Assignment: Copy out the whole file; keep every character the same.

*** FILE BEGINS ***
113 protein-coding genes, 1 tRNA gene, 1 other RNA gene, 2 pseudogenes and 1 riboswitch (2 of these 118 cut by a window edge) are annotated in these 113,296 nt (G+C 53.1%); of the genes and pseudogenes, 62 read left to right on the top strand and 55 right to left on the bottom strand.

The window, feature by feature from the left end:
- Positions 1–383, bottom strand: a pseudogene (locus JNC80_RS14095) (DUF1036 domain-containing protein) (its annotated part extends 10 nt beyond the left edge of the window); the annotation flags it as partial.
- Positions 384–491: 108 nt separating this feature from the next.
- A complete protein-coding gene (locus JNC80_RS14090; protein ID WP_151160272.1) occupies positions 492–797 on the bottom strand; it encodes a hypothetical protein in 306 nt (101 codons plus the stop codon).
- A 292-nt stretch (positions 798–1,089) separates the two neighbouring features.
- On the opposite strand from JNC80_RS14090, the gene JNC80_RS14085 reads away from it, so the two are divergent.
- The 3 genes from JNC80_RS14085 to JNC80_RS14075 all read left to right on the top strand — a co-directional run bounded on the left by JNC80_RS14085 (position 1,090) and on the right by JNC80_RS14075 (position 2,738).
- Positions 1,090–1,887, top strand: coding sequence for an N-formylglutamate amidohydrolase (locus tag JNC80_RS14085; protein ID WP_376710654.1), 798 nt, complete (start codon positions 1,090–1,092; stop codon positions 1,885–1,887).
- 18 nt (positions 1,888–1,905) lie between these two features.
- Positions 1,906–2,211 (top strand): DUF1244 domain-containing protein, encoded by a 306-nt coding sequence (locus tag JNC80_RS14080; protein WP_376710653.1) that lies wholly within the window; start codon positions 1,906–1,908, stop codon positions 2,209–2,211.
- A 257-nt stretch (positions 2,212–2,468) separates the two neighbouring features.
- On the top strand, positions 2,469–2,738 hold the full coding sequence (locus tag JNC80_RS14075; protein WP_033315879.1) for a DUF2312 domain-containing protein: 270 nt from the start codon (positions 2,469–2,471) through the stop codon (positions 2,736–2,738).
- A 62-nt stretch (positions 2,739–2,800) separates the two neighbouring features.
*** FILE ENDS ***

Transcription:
113 protein-coding genes, 1 tRNA gene, 1 other RNA gene, 2 pseudogenes and 1 riboswitch (2 of these 118 cut by a window edge) are annotated in these 113,296 nt (G+C 53.1%); of the genes and pseudogenes, 62 read left to right on the top strand and 55 right to left on the bottom strand.

The window, feature by feature from the left end:
- Positions 1–383, bottom strand: a pseudogene (locus JNC80_RS14095) (DUF1036 domain-containing protein) (its annotated part extends 10 nt beyond the left edge of the window); the annotation flags it as partial.
- Positions 384–491: 108 nt separating this feature from the next.
- A complete protein-coding gene (locus JNC80_RS14090; protein ID WP_151160272.1) occupies positions 492–797 on the bottom strand; it encodes a hypothetical protein in 306 nt (101 codons plus the stop codon).
- A 292-nt stretch (positions 798–1,089) separates the two neighbouring features.
- On the opposite strand from JNC80_RS14090, the gene JNC80_RS14085 reads away from it, so the two are divergent.
- The 3 genes from JNC80_RS14085 to JNC80_RS14075 all read left to right on the top strand — a co-directional run bounded on the left by JNC80_RS14085 (position 1,090) and on the right by JNC80_RS14075 (position 2,738).
- Positions 1,090–1,887, top strand: coding sequence for an N-formylglutamate amidohydrolase (locus tag JNC80_RS14085; protein ID WP_376710654.1), 798 nt, complete (start codon positions 1,090–1,092; stop codon positions 1,885–1,887).
- 18 nt (positions 1,888–1,905) lie between these two features.
- Positions 1,906–2,211 (top strand): DUF1244 domain-containing protein, encoded by a 306-nt coding sequence (locus tag JNC80_RS14080; protein WP_376710653.1) that lies wholly within the window; start codon positions 1,906–1,908, stop codon positions 2,209–2,211.
- A 257-nt stretch (positions 2,212–2,468) separates the two neighbouring features.
- On the top strand, positions 2,469–2,738 hold the full coding sequence (locus tag JNC80_RS14075; protein WP_033315879.1) for a DUF2312 domain-containing protein: 270 nt from the start codon (positions 2,469–2,471) through the stop codon (positions 2,736–2,738).
- A 62-nt stretch (positions 2,739–2,800) separates the two neighbouring features.